(a) A violation resulting from a debt collector’s misinterpretation of the legal requirements of the FDCPA cannot be “not intentional” under §1692k(c). It is a common maxim that “ignorance of the law will not excuse any person, either civilly or criminally.” Barlow v. United States, 7 Pet. 404, 411. When Congress has intended to provide a mistake-of-law defense to civil liability, it has often done so more explicitly than here. In particular, the administrative-penalty provisions of the FTC Act, which are expressly incorporated into the FDCPA, apply only when a debt collector acts with “actual knowledge or knowledge fairly implied on the basis of objective circumstances” that the FDCPA prohibited its action. §§45(m)(1)(A), (C). Given the absence of similar language in §1692k(c), it is fair to infer that Congress permitted injured consumers to recover damages for “intentional” conduct, including violations resulting from a mistaken interpretation of the FDCPA, while reserving the more onerous administrative penalties for debt collectors whose intentional actions reflected knowledge that the conduct was prohibited. Congress also did not confine FDCPA liability to “willful” violations, a term more often understood in the civil context to exclude mistakes of law. See, e.g., Trans World Airlines, Inc. v. Thurston, 469 U. S. 111, 125–126. Section 1692k(c)’s requirement that a debt collector maintain “procedures reasonably adapted to avoid any such error” also more naturally evokes procedures to avoid mistakes like clerical or factual errors. Pp. 6–12. (b) Additional support for this reading is found in the statute’s context and history. The FDCPA’s separate protection from liability for “any act done or omitted in good faith in conformity with any [FTC] advisory opinion,” §1692k(e), is more obviously tailored to the concern at issue (excusing civil liability when the FDCPA’s prohibitions are uncertain) than the bona fide error defense. Moreover, in enacting the FDCPA in 1977, Congress copied the pertinent portions of the bona fide error defense from the Truth in Lending Act (TILA), §1640(c). At that time, the three Federal Courts of Appeals to have considered the question interpreted the TILA provision as referring to clerical errors, and there is no reason to suppose Congress disagreed with those interpretations when it incorporated TILA’s language into the FDCPA. Although in 1980 Congress amended the defense in TILA, but not in the FDCPA, to exclude errors of legal judgment, it is not obvious that amendment changed the scope of the TILA defense in a way material here, given the prior uniform judicial interpretation of that provision. It is also unclear why Congress would have intended the FDCPA’s defense to be broader than TILA’s, and Congress has not expressly included mistakes of law in any of the parallel bona fide error defenses elsewhere in the U. S. Code. Carlisle’s reading is not supported by Heintz v. Jenkins, 514 U. S. 291, 292, which had no occasion to address the overall scope of the FDCPA bona fide error defense, and which did not depend on the premise that a misinterpretation of the requirements of the FDCPA would fall under that provision. (c) Today’s decision does not place unmanageable burdens on debt-collecting lawyers. The FDCPA contains several provisions expressly guarding against abusive lawsuits, and gives courts discretion in calculating additional damages and attorney’s fees. Lawyers have recourse to the bona fide error defense in §1692k(c) when a violation results from a qualifying factual error. To the extent the FDCPA imposes some constraints on a lawyer’s advocacy on behalf of a client, it is not unique; lawyers have a duty, for instance, to comply with the law and standards of professional conduct. Numerous state consumer protection and debt collection statutes contain bona fide error defenses that are either silent as to, or expressly exclude, legal errors. To the extent lawyers face liability for mistaken interpretations of the FDCPA, Carlisle and its amici have not shown that “the result [will be] so absurd as to warrant” disregarding the weight of textual authority. Heintz, supra, at 295. Absent such a showing, arguments that the FDCPA strikes an undesirable balance in assigning the risks of legal misinterpretation are properly addressed to Congress.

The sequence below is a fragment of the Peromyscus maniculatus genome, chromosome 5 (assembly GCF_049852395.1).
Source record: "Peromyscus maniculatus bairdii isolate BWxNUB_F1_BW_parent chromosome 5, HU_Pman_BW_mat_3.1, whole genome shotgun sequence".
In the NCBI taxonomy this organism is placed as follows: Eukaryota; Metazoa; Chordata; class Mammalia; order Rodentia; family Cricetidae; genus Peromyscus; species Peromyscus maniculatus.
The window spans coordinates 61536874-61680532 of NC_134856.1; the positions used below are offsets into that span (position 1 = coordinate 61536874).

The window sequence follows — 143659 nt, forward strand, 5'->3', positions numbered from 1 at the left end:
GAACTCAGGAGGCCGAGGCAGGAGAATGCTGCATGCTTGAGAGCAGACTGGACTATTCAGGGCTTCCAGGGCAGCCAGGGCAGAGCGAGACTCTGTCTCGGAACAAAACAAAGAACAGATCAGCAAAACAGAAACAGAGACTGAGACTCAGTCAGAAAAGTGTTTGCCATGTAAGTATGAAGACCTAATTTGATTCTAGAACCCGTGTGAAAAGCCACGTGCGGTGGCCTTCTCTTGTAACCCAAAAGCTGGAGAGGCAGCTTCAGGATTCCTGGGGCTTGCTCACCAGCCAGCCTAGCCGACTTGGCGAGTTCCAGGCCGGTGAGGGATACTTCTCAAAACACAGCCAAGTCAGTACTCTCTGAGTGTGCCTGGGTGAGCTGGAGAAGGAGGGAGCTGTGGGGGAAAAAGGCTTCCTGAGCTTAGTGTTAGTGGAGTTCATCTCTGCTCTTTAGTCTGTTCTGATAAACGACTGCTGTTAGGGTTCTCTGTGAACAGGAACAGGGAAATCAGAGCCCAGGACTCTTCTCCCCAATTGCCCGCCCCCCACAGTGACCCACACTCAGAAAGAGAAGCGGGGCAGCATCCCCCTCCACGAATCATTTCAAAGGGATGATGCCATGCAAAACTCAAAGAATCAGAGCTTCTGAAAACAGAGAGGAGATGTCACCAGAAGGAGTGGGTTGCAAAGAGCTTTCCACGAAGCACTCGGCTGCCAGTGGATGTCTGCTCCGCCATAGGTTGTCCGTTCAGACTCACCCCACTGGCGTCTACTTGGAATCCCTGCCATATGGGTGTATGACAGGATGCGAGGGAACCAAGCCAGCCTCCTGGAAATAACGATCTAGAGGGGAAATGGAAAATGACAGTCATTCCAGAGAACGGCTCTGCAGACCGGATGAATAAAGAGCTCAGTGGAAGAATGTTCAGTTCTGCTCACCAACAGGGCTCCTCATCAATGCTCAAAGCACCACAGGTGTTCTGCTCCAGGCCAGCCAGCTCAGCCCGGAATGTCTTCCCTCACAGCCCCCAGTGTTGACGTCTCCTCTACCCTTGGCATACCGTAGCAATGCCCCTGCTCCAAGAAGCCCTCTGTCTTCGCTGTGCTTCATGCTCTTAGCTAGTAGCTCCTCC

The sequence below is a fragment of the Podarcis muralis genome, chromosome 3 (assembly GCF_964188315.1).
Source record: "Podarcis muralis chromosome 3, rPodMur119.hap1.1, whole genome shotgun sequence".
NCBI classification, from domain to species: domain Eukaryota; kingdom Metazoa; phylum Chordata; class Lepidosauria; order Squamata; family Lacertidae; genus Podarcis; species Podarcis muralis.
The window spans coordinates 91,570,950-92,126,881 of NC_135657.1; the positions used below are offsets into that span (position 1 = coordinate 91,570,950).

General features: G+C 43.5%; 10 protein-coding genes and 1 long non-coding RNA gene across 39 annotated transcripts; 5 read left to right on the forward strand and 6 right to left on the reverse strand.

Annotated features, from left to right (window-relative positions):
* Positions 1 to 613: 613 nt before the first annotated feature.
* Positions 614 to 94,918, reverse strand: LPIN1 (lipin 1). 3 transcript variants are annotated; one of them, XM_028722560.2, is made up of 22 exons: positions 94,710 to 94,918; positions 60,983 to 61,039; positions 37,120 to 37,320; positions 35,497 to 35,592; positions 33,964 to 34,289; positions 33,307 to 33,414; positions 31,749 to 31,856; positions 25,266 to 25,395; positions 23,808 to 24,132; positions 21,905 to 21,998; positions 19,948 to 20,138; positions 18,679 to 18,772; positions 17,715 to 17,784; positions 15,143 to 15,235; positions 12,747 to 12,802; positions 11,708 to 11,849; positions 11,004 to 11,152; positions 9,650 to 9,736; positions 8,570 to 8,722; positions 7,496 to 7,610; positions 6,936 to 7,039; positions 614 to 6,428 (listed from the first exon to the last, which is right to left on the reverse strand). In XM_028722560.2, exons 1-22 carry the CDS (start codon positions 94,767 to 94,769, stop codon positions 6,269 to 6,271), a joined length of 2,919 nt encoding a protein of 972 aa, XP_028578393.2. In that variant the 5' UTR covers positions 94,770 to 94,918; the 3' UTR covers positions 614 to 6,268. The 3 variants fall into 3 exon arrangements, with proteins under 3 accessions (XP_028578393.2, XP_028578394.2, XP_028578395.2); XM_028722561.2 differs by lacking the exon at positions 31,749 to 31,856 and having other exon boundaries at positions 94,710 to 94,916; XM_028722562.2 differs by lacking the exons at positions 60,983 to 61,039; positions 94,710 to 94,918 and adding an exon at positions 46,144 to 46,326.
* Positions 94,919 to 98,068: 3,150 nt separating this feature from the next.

A copy of the decision can be found here.